Tuesday is the start of the fall semester at the University of Minnesota as thousands of students head for classes. That will include graduate student Taylor Heise, one of the dominant players in women's college hockey.
While school is just starting, her excellent year is continuing.
On Monday, she was on a plane headed home from Denmark, where Team USA won a silver medal at the IIHF Women's World Championships. Heise, a center from Lake City and one of nine current and former Gophers in the tournament, was a key player for the national team as it reached the gold medal game before falling 2-1 to archrival Canada.
Heise didn't just show up, she showed off, scoring 18 points over seven games on seven goals and 11 assists to win the Most Valuable Player award. It was the second-highest point total in the tournament's history, coming in Heise's first-ever appearance at the hockey worlds.
The only setback for her came right before the tournament began when she was one of a few players to test positive for COVID during the pre-tournament camp in Buffalo. She was forced to rent a car and drive 13 1/2 hours back to Minnesota. Alone.
"It was a rush of emotions," Heise said Monday morning from the team bus as it approached the airport in Copenhagen. "I think I experienced every emotion on the drive back. It was interesting."
She returned to Red Wing to recover before flying to New York, where she connected with other recovered players and flew to Denmark. They arrived on Aug. 24. A day later, she had five assists in a 10-0 rout over Japan in their tournament opener.
The United States and Canada are, by far, the top two teams in the world, so their meeting for the gold was expected. Team USA did beat Canada 5-2 during group play, with Heise contributing an assist in that win. But the Canadians clamped down on Team USA in the gold medal game. Captain Kendall Coyne Schofield had a great chance to tie the game in the third period but her shot just inside the right post was snuffed by goaltender Ann-Renee Desbiens.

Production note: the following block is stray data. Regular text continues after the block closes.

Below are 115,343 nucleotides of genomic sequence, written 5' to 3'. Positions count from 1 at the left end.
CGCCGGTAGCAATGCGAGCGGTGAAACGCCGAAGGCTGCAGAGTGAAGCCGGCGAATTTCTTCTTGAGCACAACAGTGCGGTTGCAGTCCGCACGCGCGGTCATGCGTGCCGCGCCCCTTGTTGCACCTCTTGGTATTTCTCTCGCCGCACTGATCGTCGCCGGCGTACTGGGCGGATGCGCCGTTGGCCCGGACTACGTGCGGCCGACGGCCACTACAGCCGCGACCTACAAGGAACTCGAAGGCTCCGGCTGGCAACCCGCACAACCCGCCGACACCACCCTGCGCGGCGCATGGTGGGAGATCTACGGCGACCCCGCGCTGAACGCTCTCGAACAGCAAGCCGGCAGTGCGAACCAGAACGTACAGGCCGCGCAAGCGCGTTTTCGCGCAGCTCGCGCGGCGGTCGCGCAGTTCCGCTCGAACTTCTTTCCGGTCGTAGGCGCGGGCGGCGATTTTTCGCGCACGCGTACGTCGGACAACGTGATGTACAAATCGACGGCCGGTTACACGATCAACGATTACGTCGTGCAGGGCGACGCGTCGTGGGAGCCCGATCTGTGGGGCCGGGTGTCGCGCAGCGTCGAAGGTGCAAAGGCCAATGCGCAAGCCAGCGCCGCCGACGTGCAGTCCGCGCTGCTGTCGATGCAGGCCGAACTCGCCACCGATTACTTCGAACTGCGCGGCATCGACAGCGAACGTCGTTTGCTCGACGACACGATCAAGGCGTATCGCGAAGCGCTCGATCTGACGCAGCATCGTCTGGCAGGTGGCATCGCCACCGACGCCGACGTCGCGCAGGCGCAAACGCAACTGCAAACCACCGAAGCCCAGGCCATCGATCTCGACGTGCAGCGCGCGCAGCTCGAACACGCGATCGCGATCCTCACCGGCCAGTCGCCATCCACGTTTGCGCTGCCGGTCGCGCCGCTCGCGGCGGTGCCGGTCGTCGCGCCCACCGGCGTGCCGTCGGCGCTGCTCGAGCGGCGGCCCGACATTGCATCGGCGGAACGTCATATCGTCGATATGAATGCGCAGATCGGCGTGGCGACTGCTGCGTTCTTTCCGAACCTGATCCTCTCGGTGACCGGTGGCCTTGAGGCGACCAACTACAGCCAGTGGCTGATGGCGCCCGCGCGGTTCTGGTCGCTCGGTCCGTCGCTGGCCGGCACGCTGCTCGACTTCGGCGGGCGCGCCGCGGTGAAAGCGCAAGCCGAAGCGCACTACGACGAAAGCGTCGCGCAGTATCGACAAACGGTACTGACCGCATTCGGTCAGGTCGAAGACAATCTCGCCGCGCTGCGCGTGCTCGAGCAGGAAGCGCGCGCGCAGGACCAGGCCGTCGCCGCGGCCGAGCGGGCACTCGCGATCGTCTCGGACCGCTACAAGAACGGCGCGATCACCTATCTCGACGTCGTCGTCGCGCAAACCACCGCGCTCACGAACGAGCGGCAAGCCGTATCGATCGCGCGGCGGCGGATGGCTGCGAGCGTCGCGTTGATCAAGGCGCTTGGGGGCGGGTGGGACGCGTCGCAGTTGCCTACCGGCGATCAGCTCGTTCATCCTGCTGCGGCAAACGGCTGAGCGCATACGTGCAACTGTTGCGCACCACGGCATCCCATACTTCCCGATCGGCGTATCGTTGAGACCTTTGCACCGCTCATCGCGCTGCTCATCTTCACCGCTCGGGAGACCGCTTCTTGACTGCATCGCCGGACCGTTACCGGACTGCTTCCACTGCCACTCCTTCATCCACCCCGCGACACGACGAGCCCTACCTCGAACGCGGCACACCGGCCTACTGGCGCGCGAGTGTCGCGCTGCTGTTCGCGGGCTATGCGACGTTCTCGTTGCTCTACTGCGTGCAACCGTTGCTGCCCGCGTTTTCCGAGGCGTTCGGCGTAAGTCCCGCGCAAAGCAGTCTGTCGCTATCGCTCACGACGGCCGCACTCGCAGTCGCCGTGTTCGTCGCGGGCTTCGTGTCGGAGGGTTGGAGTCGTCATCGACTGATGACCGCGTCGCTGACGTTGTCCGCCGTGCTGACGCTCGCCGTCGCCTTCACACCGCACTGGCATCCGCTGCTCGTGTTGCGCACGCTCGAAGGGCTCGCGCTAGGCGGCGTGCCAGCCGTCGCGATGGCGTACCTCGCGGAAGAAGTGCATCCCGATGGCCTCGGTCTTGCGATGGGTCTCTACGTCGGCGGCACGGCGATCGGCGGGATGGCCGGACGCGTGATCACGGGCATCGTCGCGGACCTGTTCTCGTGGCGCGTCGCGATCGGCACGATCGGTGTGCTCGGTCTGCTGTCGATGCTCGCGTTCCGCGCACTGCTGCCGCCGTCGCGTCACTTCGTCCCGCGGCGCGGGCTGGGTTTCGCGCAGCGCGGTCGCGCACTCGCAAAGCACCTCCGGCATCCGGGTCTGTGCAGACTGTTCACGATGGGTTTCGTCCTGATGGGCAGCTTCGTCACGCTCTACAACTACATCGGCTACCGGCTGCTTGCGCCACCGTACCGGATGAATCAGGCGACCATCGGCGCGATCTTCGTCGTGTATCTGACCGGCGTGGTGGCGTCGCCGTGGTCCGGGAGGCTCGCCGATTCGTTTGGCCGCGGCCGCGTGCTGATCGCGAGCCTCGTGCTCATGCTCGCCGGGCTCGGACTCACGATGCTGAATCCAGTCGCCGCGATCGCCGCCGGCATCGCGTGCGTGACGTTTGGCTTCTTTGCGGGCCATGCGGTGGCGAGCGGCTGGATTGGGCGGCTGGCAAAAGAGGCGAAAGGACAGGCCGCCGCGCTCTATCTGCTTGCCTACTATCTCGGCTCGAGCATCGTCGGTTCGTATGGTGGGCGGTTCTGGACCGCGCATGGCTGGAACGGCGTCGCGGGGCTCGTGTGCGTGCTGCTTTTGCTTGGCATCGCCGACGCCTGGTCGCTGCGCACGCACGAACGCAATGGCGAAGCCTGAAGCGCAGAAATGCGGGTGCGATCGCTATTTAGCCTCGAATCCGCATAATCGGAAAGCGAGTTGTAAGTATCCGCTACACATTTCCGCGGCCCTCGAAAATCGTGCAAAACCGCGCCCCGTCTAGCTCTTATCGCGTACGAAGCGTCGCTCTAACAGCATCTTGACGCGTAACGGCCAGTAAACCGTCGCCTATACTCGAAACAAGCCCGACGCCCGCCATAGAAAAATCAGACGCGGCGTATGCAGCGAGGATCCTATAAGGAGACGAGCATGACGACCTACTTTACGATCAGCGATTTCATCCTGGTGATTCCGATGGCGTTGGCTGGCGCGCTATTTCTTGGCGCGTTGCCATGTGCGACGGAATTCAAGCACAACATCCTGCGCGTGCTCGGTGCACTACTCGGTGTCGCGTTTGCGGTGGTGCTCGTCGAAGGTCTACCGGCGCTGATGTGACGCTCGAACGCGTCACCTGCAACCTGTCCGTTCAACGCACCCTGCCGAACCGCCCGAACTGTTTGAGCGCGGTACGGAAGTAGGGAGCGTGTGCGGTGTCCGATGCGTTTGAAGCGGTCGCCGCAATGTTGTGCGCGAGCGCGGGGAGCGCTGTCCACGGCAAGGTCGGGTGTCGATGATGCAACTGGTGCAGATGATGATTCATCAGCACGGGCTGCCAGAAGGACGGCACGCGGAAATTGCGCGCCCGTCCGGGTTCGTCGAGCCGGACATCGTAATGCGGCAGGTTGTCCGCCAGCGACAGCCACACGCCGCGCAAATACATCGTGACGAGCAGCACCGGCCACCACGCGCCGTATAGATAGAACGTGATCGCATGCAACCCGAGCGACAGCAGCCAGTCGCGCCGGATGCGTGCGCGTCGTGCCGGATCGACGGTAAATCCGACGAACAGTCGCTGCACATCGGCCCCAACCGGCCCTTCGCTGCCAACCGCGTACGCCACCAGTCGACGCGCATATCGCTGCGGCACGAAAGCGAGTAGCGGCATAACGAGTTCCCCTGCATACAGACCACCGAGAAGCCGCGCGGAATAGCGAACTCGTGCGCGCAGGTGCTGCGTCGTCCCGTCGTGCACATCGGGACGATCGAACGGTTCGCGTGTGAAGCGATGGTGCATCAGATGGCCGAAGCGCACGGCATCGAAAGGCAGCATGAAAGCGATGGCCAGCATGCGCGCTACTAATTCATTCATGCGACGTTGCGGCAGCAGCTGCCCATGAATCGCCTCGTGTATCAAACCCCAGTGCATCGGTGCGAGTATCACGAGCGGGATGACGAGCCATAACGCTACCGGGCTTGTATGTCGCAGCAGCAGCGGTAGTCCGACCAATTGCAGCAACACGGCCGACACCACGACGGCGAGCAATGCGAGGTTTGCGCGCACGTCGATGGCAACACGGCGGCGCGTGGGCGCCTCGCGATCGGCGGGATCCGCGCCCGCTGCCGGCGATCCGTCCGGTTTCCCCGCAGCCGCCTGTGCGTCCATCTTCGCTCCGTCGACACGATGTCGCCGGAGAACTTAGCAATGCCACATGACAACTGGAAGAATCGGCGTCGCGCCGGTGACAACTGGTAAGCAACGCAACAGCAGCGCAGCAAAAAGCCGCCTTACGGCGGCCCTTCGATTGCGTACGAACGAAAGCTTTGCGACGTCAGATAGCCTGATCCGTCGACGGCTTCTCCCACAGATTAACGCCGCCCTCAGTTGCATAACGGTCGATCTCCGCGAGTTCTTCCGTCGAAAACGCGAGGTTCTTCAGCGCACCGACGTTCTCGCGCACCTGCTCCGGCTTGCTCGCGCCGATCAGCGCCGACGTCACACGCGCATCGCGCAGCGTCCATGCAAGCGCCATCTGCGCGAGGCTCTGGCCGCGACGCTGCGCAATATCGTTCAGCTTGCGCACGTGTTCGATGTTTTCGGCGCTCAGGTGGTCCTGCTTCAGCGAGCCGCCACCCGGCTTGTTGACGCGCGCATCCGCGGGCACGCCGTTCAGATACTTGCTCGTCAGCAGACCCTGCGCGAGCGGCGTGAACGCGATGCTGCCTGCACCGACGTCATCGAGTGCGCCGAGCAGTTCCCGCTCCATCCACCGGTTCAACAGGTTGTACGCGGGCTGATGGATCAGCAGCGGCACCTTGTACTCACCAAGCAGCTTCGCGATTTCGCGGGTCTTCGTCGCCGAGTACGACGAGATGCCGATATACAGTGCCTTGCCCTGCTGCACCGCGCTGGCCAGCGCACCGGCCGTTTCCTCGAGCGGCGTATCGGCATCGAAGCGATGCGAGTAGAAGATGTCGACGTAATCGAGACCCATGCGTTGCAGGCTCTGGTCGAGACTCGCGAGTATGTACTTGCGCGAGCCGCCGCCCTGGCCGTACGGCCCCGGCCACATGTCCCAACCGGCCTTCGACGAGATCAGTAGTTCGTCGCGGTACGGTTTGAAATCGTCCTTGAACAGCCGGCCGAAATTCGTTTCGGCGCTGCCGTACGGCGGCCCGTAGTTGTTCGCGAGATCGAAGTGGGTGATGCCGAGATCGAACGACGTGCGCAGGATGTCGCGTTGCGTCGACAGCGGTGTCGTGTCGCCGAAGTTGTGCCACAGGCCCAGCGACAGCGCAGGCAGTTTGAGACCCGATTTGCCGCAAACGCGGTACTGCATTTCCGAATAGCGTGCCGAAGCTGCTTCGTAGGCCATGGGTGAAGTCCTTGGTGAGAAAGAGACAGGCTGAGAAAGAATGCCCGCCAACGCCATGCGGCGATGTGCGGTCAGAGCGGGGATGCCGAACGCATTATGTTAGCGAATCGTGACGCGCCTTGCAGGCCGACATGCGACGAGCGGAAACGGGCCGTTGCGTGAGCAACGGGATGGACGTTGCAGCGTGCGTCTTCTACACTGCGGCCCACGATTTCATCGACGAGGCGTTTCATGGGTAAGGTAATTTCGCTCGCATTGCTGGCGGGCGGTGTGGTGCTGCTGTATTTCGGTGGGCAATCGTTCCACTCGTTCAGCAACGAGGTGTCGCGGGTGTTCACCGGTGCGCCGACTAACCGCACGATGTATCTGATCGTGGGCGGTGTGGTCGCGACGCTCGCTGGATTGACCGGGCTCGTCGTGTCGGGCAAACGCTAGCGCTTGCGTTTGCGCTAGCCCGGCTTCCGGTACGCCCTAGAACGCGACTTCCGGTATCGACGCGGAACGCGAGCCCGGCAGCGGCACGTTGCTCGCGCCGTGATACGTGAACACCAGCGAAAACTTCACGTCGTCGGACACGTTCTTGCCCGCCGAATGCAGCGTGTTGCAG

Despite losing to Canada, which is always painful, Heise believes the program is in an excellent spot.
"I think we surprised even our coaching staff," Heise said. "I think our defense was special, and I think this team is going to be one to reckon with in the future."
Before the worlds, Heise was coming off a prolific season for the Gophers that ended with her winning the Patty Kazmaier Memorial Award for being the best player in Division I. Her 29 goals and 37 assists in 39 games led the nation in scoring. The Gophers went 29-9-1 last season, and Heise is among eight Gophers who have opted to play a fifth season, accepting the extra year of eligibility because of the pandemic. She will be joined by Excelsior's Grace Zumwinkle, who redshirted last season to focus on playing for the Team USA during the Beijing Olympics.
There's unfinished business for these returning stars, as the team is bitter about being knocked out of the NCAA tournament by Minnesota-Duluth on March 12.
"It's going to be a redemption season," she said.
The Gophers' opener is Oct. 7 against Bemidji State, but Heise is going to take about a week off to recharge and receive a platelet-rich plasma (PRP) injection for her sore hip. Then she'll ease into preparation for a new season after a busy spring and summer. Catching COVID was likely the low point of the year, and she didn't let that slow her down.
"I had an interesting little change of scenery for a bit," Heise said. "I think my journey here has been one in a million that I would never give up for anything."